The instruction manual will look familiar to any 7 year old who is used to building Lego kits. It has numbered steps, each with a drawing of the assembly showing the next piece to be fitted. Each of the laser cut parts is identified with it's name etched into the surface. However I did notice that in some cases the name of the part used in the instructions is different to the name etched into it. For example assembly step 3 says 'glue the bow former .. in place'. The required piece is etched with 'bulkhead 1 support'. Guaranteed to confuse a 7 year old (and his grandad occasionally ๐Ÿ˜‰).

    The pieces need to be cut from the ply sheets with a Stanley knife. I didn't like the idea of sending my grandson home with bandaged fingers at the end of the day so decided to make a thin 'chisel' from a snap-off blade mounted in a dowel handle. This should allow the pieces to be freed from the ply sheet using a hammer with less risk to little fingers.

    So now I'm ready, waiting for the return of Finley....
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    ๐Ÿ“ Dremel 965
    25 days ago by Graham93 ( Commodore)
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    Looking at the photos, it looks like a universal AC motor. These have the armature and field connected in series. The little white box looks to have just two connections and is likely to be an interference suppression capacitor. A bridge rectifier would have four connections.

    I donโ€™t understand the voltages you have measured.

    Graham93
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    ๐Ÿ“ Computer Time.
    3 months ago by Graham93 ( Commodore)
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    Martin,

    I can sympathise. I donโ€™t know how much time I spend on-line, but I know it is too many hours so I have been trying to cut down recently. Trouble is, it is additive ๐Ÿ˜”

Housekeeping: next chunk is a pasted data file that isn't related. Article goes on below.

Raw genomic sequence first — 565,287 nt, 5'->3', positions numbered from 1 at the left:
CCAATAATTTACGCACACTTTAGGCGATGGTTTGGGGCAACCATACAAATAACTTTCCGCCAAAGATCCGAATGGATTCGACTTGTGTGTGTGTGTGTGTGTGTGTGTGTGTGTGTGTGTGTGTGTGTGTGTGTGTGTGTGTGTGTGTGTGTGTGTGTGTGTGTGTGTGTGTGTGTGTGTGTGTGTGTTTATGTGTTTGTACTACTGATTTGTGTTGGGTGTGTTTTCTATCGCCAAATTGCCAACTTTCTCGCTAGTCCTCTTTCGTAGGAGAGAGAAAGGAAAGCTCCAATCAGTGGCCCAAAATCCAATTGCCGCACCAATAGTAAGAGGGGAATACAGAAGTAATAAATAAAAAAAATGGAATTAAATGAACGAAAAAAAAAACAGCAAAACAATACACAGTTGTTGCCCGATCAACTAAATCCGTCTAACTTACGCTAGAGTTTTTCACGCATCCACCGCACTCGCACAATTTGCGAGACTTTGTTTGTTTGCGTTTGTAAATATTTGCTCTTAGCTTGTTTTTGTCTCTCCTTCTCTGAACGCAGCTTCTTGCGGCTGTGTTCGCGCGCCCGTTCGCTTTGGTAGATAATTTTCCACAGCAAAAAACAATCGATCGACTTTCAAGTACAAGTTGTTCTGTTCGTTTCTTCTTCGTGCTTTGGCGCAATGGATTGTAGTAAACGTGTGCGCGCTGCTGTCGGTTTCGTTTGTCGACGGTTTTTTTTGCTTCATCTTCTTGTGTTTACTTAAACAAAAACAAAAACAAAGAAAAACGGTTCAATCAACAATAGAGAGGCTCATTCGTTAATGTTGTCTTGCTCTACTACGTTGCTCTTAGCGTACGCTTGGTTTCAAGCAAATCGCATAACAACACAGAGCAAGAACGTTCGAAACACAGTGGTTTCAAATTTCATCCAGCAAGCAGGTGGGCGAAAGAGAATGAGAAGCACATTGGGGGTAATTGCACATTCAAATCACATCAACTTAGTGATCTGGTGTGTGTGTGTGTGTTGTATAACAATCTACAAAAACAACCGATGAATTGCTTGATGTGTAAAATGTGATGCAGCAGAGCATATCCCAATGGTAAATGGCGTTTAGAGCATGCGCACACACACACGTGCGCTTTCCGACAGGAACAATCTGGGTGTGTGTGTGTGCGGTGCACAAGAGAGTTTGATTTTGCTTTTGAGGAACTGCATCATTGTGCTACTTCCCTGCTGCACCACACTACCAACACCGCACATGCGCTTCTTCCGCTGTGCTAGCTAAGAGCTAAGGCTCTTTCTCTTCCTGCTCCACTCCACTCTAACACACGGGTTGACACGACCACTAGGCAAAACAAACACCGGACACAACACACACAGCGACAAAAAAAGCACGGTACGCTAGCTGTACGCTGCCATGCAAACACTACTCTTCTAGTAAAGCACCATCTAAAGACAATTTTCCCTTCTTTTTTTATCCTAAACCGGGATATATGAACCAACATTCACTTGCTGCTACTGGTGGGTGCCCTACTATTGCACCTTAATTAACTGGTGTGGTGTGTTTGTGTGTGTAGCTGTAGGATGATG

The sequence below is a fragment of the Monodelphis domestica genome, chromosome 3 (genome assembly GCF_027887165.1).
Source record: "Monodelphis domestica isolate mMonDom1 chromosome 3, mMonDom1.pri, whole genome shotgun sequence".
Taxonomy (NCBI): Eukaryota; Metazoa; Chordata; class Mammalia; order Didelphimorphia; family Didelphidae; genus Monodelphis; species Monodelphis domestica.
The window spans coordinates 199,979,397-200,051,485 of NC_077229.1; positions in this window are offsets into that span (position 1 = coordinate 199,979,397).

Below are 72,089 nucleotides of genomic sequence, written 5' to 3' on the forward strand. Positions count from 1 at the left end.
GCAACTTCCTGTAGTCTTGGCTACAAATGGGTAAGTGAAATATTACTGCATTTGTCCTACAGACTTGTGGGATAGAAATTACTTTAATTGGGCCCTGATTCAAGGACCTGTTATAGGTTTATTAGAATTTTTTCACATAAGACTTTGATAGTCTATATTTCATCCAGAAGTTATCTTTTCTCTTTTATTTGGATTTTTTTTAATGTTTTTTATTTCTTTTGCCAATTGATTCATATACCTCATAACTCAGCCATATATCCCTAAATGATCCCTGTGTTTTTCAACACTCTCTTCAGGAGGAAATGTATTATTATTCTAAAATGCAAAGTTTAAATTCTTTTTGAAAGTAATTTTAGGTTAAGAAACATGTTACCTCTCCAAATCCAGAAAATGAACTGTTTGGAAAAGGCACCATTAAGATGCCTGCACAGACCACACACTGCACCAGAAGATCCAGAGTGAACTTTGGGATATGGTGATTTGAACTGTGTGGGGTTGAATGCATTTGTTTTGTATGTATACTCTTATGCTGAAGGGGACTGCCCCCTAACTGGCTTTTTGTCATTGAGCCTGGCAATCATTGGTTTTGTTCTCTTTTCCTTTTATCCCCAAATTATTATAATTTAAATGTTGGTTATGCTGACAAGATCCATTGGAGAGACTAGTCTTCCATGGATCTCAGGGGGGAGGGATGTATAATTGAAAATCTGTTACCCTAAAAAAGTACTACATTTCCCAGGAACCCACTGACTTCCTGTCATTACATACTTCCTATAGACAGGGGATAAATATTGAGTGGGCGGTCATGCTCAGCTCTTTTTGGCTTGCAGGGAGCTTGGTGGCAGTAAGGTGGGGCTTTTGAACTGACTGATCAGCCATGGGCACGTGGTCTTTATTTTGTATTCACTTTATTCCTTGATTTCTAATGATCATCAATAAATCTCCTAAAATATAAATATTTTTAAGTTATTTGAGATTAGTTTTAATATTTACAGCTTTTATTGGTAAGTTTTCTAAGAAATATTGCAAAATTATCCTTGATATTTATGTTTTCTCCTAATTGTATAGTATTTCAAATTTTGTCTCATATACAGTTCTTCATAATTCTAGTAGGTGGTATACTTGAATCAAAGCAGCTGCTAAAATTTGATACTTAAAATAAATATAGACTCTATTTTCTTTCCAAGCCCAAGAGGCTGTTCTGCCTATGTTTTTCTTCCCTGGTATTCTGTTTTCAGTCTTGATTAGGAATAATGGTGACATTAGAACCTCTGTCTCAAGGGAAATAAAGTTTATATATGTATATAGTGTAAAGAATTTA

Graham93
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    ๐Ÿ’ฌ Re: Aft Well Deck
    3 months ago by Graham93 ( Commodore)
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    Martin,

    I'm amazed at how much progress you have made in such a short time. I haven't had much time recently to follow your build, and now I get to look at it you have planked the deck, the well deck, made a door with hinges. It all looks fantastic!๐Ÿ‘

    It seems like you certainly have your MoJo back ๐Ÿ˜

    Graham93
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    ๐Ÿ‘€ 97 Views
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    ๐Ÿ’ฌ Re: Gaff Rigged Cutter 'Ellen'
    3 months ago by Graham93 ( Commodore)
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    Thanks Martin, Nerys,

    I'm glad you like it.

    Nerys, It's reassuring to hear that the rigging is realistic. That's down to finding lots of photos on the Internet, and having a copy of the book 'Gaff Rig' by John Leather.

    Graham93
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    ๐Ÿ“ Gaff Rigged Cutter 'Ellen'
    3 months ago by Graham93 ( Commodore)
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    Semi-scale inspired by the design of gaff rigged pilot cutters. Based on plans from Gary Webb (bearospaceindustries.com) it took 6 months to build.

    Hull is ply sheeting over ply bulkheads. Three channel RC - two sail winches plus rudder. Removable rig, keel and rudder plus retractable bowsprit for transport. Overall length 58in, hull length at deck level 43in, beam 12 3/4in. Sail area is 1180 sq ins.

    Lots of scale like detail added to the basic plan including anchor winch, tiller, skylight, gooseneck, deadeyes, working blocks with brass sheeves...